It’s safe to say that most women are programmed to be needed and to help others. It’s our mamma bear meter in action always looking for ways to help and nurture.  However, I am always saddened when I visit with someone who says, “I don’t know what I can do, but I might be able to help.”

 In a single sentence they downgrade their ability and shut off the opportunity to change the world with simple acts of service and kindness. Each of us possesses character traits that can help almost anyone or any cause. There is strength in numbers and definitely strength in love. One person can make a huge impact on many by a simple gesture of love and gratitude.

A critical part of entrepreneurship is standing up for the causes that we believe in as an advocate and giving of our time to local nonprofit organizations.  Here are some tips on finding an organization and cause that will not only enrich your life personally, but also build your professional relationships as you stand up for your beliefs and serve those in need.

Choose Your Cause, Write It Down and Seek It Out

When I was a commercial lender in Ogden, Utah – our regional leader encouraged each of his employees to serve in volunteer capacities with organizations that they were personally passionate about outside of work. At the time, this was a concept that I hadn’t really thought about, but it made a lot of sense because it meant that a person was 100% invested in the cause because their heart was in it.  There were many times that a board of directors seat was available with a nonprofit organization that meant a person would know all the right people if they did it, but if the employee didn’t care about the cause, it was pointless, because their heart wouldn’t be in it.  

After this conversation with him, I really thought about it and decided that my main causes to offer charitable service would include women and children at risk. That translated into work done at Catholic Community Services for new or expectant low-income mothers, participating in a holiday event at a local women’s shelter, and lots of work, including a leadership position on the fundraising board of the local children’s justice center.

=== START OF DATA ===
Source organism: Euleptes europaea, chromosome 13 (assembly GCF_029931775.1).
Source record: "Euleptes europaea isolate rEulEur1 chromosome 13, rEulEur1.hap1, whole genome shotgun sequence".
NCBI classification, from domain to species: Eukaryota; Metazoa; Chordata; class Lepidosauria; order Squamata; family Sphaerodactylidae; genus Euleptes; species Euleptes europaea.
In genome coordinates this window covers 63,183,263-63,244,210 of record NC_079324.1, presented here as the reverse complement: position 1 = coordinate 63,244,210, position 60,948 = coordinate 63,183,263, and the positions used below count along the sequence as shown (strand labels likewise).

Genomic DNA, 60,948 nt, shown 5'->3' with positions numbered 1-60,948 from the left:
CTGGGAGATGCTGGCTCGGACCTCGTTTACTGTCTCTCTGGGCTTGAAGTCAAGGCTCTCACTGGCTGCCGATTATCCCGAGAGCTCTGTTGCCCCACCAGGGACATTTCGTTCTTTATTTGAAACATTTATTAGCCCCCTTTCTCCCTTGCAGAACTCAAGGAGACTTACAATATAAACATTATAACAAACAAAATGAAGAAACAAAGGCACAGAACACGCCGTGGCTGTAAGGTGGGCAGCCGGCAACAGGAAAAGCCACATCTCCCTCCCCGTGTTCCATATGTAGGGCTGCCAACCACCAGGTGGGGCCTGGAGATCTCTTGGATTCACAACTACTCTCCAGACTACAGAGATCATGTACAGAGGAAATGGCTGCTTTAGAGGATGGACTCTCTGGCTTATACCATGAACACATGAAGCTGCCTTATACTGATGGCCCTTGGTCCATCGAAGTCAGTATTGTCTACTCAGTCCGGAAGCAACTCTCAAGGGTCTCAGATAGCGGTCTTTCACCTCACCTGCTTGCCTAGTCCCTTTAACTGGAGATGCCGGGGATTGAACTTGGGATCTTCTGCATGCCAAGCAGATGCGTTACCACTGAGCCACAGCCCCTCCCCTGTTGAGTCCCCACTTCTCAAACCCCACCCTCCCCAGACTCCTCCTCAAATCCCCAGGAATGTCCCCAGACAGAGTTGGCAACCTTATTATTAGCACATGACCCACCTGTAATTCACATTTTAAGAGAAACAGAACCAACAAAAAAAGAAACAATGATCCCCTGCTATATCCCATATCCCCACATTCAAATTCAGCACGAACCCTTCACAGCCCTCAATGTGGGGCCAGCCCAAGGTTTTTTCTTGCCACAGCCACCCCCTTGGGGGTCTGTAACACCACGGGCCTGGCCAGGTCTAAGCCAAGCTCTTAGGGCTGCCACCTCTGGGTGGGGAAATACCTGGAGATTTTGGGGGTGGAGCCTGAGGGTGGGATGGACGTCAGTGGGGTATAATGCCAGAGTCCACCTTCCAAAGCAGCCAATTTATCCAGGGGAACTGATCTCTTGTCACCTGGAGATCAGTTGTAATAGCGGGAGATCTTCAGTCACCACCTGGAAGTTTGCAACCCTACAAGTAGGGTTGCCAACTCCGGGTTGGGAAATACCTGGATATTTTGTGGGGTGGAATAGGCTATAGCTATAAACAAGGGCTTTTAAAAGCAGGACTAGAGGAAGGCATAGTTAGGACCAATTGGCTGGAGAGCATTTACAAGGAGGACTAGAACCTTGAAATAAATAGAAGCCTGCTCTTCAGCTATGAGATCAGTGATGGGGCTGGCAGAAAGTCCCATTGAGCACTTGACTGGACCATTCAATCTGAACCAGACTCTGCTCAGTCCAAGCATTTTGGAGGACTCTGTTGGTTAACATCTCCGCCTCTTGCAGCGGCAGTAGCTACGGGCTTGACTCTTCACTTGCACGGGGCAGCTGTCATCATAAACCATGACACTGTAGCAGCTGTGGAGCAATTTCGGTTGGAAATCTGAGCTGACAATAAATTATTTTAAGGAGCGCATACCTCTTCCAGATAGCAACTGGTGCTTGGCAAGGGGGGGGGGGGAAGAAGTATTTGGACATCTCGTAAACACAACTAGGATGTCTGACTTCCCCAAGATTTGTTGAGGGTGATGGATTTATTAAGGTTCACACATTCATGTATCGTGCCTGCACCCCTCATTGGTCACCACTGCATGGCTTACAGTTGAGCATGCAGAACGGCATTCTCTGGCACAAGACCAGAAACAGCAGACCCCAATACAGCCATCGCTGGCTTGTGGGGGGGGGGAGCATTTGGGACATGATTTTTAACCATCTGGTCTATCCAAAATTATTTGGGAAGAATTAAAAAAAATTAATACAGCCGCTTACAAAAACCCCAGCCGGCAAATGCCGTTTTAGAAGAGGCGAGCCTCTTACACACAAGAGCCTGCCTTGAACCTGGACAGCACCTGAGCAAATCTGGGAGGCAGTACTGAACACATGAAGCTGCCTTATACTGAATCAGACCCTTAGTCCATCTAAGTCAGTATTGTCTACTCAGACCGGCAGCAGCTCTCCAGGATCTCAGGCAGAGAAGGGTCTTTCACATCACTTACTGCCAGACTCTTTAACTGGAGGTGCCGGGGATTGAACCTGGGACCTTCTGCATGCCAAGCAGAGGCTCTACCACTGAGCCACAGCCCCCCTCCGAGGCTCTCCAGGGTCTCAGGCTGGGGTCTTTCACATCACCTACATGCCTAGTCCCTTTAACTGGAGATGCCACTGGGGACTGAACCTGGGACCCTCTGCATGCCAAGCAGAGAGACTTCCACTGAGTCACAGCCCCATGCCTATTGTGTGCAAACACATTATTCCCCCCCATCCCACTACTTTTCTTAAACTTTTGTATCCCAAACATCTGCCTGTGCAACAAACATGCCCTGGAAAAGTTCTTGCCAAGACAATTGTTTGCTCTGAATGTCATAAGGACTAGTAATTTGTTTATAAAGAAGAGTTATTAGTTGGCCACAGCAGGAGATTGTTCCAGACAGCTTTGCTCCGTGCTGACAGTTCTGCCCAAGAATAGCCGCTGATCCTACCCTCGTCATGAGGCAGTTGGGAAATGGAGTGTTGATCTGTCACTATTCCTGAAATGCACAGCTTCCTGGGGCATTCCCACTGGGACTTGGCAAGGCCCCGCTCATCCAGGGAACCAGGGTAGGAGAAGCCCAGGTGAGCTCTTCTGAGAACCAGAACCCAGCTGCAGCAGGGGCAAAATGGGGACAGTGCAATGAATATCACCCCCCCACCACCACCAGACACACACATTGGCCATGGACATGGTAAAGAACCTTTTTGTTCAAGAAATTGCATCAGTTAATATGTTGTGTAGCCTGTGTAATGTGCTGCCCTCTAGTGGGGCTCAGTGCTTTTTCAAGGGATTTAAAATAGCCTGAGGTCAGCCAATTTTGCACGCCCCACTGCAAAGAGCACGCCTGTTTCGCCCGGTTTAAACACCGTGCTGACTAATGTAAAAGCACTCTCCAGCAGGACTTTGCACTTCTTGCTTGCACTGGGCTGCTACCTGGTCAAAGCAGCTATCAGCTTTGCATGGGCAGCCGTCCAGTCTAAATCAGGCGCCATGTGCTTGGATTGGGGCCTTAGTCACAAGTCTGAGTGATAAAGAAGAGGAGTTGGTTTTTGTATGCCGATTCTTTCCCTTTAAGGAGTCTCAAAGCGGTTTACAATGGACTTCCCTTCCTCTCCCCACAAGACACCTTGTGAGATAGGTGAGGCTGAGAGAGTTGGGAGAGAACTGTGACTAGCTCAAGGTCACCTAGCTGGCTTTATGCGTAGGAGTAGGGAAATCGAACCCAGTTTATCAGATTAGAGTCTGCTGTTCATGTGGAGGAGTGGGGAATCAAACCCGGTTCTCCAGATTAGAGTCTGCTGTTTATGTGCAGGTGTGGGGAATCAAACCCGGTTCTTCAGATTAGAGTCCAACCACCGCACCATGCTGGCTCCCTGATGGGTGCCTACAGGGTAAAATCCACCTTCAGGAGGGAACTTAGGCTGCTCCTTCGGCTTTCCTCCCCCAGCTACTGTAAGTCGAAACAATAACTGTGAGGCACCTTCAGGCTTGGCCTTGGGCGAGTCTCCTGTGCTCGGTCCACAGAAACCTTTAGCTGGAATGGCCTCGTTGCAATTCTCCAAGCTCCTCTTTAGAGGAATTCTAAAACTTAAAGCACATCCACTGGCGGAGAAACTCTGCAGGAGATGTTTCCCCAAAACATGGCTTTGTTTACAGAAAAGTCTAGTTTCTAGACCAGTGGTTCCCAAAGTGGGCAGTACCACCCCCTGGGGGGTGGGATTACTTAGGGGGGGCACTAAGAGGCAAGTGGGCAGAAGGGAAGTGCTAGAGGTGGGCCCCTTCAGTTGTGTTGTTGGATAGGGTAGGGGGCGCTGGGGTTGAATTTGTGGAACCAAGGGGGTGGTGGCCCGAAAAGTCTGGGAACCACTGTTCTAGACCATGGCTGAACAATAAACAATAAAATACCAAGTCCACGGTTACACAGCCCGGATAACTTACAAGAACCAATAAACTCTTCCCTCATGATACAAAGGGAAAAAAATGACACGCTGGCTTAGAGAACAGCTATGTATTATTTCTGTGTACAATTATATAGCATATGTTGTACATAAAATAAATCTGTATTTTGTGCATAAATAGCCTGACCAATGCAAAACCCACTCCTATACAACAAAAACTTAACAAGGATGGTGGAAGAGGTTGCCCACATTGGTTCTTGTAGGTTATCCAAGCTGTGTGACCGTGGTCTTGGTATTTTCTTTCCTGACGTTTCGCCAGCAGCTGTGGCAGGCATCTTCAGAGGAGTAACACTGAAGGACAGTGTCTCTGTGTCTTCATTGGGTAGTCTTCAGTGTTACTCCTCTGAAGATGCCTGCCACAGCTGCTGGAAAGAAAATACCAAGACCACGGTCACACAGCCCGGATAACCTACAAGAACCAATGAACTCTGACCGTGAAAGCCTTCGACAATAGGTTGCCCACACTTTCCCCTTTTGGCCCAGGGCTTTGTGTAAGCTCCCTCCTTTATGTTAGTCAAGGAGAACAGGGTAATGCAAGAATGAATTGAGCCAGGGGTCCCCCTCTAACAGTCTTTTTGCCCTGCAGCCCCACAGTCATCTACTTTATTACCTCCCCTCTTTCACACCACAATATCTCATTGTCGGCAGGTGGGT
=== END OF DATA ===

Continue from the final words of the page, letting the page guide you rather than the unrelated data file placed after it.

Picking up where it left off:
Most states have an organization that will list all active nonprofit organizations and their contact information in an online directory. I know that Utah and Colorado have thriving organizations like this because I have worked with them.  The best way to start is to search on Google.  I’ve made it super simple by including the link that searches nonprofits near you.  

Set Aside Time Each Week to Serve

As entrepreneurs, mothers, wives, lovers, friends, aunties, we are so busy all the time. I get it!  However, service is so important and I can’t tell you how healing it can be to the soul. And so I say this, with all the love in my heart, make time and put it on the damn calendar already! I am definitely a creature of habit who functions better with routine so I set aside time each week. Once you decide that it is part of the weekly routine, you will look forward to it! I’ve experienced this personally and I’ve also seen it with coworkers and friends over the years.  If you’re anything like me, you live and die by Outlook, and recurring appointments are the best way to make this happen.  

Budget Charitable Donations Every Year

Many times businesses get caught between a rock and a hard place because they are bombarded by donation requests and run out of or go over budget because they don’t have a plan, or they feel backed into a corner to give on short notice. My recommendation to you would be two-fold: set a budget for charitable donations every year and set guidelines on the types of organizations and community functions you will donate to each year. This will help draw the line and set boundaries, thus giving you the empowerment to say no to some and yes to some. Educate your employees and management team on this list and the budget so they are amply prepared to serve as gate-keepers when the donation seekers come to visit.  

Encourage Your Employees To Volunteer & Lead By Example

I can’t stress enough how critical this tip is for employee morale and the greater good of your company.  I have worked for both types of companies: those who encouraged and those who discouraged community service.  I am a natural giver, so I am always a happier employee at the companies that let me volunteer. Be the kind of boss who allows your employees to serve and lead by example and do it yourself.  Create paid-time-off policies that include pay for volunteer activities and encourage them to use it!  Additionally, implement volunteering as a team on a regular basis as a way to build teamwork and serve the communities you live in.  The secret in all of this is you will never find a better public relations tactic than rolling up your sleeves and helping the less fortunate in your community.  

The moral of the story

One person can make a huge impact on many by making time to serve!

Until next time, my lovelies!

Like what you’re reading? Access HER magazine’s monthly publication in iTunes or Google Play – it’s where we feature powerhouse women you can learn from and share exclusive content you won’t find here.


Never Miss A Beat

Subscribe for updates on business, leadership, tech & more.

You have Successfully Subscribed!